The lockdowns are profoundly changing the way we live
Are we under a GCQ? Or is it still an MECQ? And what does a granular lockdown actually mean? As if our worlds are not jumbled enough, we have this kind of confusion governing us. But there’s no escaping the hard truth that we are still on some form of lockdown.
Many have given up on the hope of a more “connected” everyday routine—of being back in the office meeting with colleagues, or being out with friends at a café somewhere. Expanding the sphere of our existence beyond our homes is difficult to realize, and creating some delineation between home and work life is even more so. We’re running close to two years, and yet we don’t see the end to this cycle.
With every lockdown is the understanding that our lives at home have profoundly changed. We have accepted that our homes make up the larger part of our world.
This shift has opened other pathways to living. More than changing our daily patterns and habits, these lockdowns are also changing the way we imagine growing within our spaces. As the months move on, we continually find ways to improve the quality of our locked-down lives.
For those who work from home, the notion that distance is not a hindrance to getting work done is now an established fact. Without the need for daily travel, the countryside and the suburbs are an attractive alternative to the urban lifestyle that has now fizzled out. It is not surprising that more than a year into this pandemic, property developers continue to sell out their inventories for land outside Metro Manila.
Given this, food security figures into the equation. Where there is more land and more space, harvesting your own produce and even raising certain animals for consumption are made viable. For many, it is also therapeutic and helps enhance their well-being. Those who chose to stay in the city have recreated their urban backyards into farms or homesteads yielding a good amount of produce, with small condominium balconies not to be excluded as many are blooming into prolific hanging gardens.
Because of our need to nurture our mental and emotional wellness and strengthen our immune systems, exercise and movement have taken priority in our daily routine.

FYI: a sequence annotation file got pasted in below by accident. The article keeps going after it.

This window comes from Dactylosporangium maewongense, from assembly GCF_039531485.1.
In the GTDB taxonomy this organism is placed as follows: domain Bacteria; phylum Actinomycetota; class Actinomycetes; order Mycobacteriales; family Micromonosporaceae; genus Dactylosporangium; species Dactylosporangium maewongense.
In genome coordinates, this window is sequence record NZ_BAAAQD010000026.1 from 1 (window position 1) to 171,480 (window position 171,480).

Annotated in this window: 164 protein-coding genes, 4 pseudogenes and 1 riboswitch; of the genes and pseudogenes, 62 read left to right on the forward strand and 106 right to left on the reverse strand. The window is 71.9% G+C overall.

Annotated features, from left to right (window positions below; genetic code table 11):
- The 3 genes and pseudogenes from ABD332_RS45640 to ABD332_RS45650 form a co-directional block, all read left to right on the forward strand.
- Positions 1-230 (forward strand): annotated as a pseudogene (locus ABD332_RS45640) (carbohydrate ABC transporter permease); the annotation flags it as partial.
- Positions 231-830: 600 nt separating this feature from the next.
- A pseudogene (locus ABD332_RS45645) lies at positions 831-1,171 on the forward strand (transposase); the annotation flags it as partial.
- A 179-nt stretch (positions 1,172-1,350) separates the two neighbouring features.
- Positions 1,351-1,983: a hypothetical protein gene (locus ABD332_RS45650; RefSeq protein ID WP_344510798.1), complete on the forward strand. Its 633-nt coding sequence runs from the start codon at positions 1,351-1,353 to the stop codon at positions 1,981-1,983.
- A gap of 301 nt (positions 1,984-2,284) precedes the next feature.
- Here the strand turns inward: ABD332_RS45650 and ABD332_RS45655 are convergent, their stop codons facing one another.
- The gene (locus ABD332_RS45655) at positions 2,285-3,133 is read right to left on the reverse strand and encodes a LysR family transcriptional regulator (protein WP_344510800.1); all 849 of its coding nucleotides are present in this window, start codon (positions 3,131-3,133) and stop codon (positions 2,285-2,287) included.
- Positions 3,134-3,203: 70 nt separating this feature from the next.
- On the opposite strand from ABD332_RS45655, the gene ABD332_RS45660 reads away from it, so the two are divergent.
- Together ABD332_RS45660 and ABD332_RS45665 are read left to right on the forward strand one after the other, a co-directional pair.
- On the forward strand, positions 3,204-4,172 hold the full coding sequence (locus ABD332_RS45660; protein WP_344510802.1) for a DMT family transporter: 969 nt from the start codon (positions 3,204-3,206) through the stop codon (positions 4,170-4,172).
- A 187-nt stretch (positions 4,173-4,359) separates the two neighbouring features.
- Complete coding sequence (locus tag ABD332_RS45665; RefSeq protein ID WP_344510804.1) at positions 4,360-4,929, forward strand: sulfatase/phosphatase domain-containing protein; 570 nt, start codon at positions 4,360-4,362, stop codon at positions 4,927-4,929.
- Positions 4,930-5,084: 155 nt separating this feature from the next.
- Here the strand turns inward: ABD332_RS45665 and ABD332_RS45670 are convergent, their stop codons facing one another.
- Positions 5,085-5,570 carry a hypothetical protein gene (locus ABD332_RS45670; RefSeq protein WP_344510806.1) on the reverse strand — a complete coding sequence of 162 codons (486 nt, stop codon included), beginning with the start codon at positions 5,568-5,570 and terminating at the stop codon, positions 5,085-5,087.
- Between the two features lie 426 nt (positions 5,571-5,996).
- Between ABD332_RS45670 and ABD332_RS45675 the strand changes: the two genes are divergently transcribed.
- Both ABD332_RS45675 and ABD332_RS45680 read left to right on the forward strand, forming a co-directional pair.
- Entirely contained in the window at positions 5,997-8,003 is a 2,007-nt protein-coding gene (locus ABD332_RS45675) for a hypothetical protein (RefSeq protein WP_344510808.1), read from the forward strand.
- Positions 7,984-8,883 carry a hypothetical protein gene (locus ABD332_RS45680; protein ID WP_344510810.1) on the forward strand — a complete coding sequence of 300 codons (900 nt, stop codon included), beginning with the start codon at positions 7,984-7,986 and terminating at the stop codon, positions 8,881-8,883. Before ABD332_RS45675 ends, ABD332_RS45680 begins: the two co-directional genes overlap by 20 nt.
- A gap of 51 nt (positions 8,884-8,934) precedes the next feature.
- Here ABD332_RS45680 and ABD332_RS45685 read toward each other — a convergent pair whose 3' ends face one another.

Backyards, terraces and other outdoor spaces are beneficial. Smaller indoor areas have provided for physical activity, too. A four-meter space, easily carved out by shifting some furniture and adding a mat, can function as an exercise area. For others, rooms have been fully converted, fitted with equipment to accommodate the workout of their choice.
Simultaneous presence of all family members has spawned the dilemma on how to carve out personal spaces for everyone. Spatial boundaries become challenging to define. Never before has every little square meter and wall space been evaluated and scrutinized for what it can contribute to a household’s needs.
The fold-away Murphy bed could have been crowned 2020’s Furniture of the Year, together with the void spaces under beds that have now found purpose. Awareness of other factors such as noise and visual comfort has driven the demand for curtains, screens, window tint, scent sprays, noise-reducing door strips and various types of insulation, in addition to what already flew off the digital shelves last year: ergonomic seating, worktables, bookshelves, filing cabinets, and Zoom lights.
Small businesses have taken the concept of work-from-home to a different level, from digital space to a brick-and-mortar production area in the home.
For those in the food business, kitchen functions have found their way into dining rooms and other areas. For those that deal with merchandise, bedrooms have transformed into sorting areas, bookshelves into stocking shelves. The growth of small and medium scale enterprises, largely run by women, has conveniently settled into the home, forcing entrepreneurs to compartmentalize their activities like working and caregiving, within limited space. Will we see them eventually expanding outside the homes? Only time will tell.
At some transient point in time, our homes will feel right. But change is inevitable. As we go through this process of dealing with our vastly modified, continually morphing lives, there will be many victories and frustrations. But someday the dust will settle and the smoke will clear, and by then we would have fundamentally learned—within the confines of home—how to live our lives better.
Ar. Isabel Berenguer Asuncion is a practicing architect and one of the two Principal Architects at Asuncion-Berenguer Inc., an architectural design and interior architectural design practice. Contact her through @isabelbasuncion
Subscribe to INQUIRER PLUS to get access to The Philippine Daily Inquirer & other 70+ titles, share up to 5 gadgets, listen to the news, download as early as 4am & share articles on social media. Call 896 6000.